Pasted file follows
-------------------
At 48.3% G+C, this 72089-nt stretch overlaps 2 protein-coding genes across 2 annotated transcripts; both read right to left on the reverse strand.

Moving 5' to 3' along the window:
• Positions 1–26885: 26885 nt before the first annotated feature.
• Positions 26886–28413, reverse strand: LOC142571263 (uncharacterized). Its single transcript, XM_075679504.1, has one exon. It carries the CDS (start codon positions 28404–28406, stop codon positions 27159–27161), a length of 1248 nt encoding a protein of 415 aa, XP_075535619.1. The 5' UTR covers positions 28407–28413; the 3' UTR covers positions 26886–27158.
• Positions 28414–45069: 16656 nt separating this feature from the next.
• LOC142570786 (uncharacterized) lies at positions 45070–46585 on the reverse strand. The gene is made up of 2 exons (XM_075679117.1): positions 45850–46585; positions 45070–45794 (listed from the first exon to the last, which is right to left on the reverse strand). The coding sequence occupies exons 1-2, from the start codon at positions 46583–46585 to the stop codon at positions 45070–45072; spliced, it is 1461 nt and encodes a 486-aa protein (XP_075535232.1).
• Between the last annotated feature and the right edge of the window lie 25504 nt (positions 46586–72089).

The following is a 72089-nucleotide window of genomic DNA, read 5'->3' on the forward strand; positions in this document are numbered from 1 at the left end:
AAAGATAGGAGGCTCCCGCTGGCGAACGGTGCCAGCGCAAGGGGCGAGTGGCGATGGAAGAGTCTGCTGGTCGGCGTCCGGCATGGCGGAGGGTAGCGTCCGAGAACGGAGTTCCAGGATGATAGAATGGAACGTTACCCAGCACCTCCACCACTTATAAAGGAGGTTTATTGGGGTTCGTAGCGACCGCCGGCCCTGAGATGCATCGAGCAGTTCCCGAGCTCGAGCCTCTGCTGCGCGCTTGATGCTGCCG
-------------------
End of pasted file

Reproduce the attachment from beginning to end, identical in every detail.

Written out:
At 48.3% G+C, this 72089-nt stretch overlaps 2 protein-coding genes across 2 annotated transcripts; both read right to left on the reverse strand.

Moving 5' to 3' along the window:
• Positions 1–26885: 26885 nt before the first annotated feature.
• Positions 26886–28413, reverse strand: LOC142571263 (uncharacterized). Its single transcript, XM_075679504.1, has one exon. It carries the CDS (start codon positions 28404–28406, stop codon positions 27159–27161), a length of 1248 nt encoding a protein of 415 aa, XP_075535619.1. The 5' UTR covers positions 28407–28413; the 3' UTR covers positions 26886–27158.
• Positions 28414–45069: 16656 nt separating this feature from the next.
• LOC142570786 (uncharacterized) lies at positions 45070–46585 on the reverse strand. The gene is made up of 2 exons (XM_075679117.1): positions 45850–46585; positions 45070–45794 (listed from the first exon to the last, which is right to left on the reverse strand). The coding sequence occupies exons 1-2, from the start codon at positions 46583–46585 to the stop codon at positions 45070–45072; spliced, it is 1461 nt and encodes a 486-aa protein (XP_075535232.1).
• Between the last annotated feature and the right edge of the window lie 25504 nt (positions 46586–72089).

The following is a 72089-nucleotide window of genomic DNA, read 5'->3' on the forward strand; positions in this document are numbered from 1 at the left end:
AAAGATAGGAGGCTCCCGCTGGCGAACGGTGCCAGCGCAAGGGGCGAGTGGCGATGGAAGAGTCTGCTGGTCGGCGTCCGGCATGGCGGAGGGTAGCGTCCGAGAACGGAGTTCCAGGATGATAGAATGGAACGTTACCCAGCACCTCCACCACTTATAAAGGAGGTTTATTGGGGTTCGTAGCGACCGCCGGCCCTGAGATGCATCGAGCAGTTCCCGAGCTCGAGCCTCTGCTGCGCGCTTGATGCTGCCG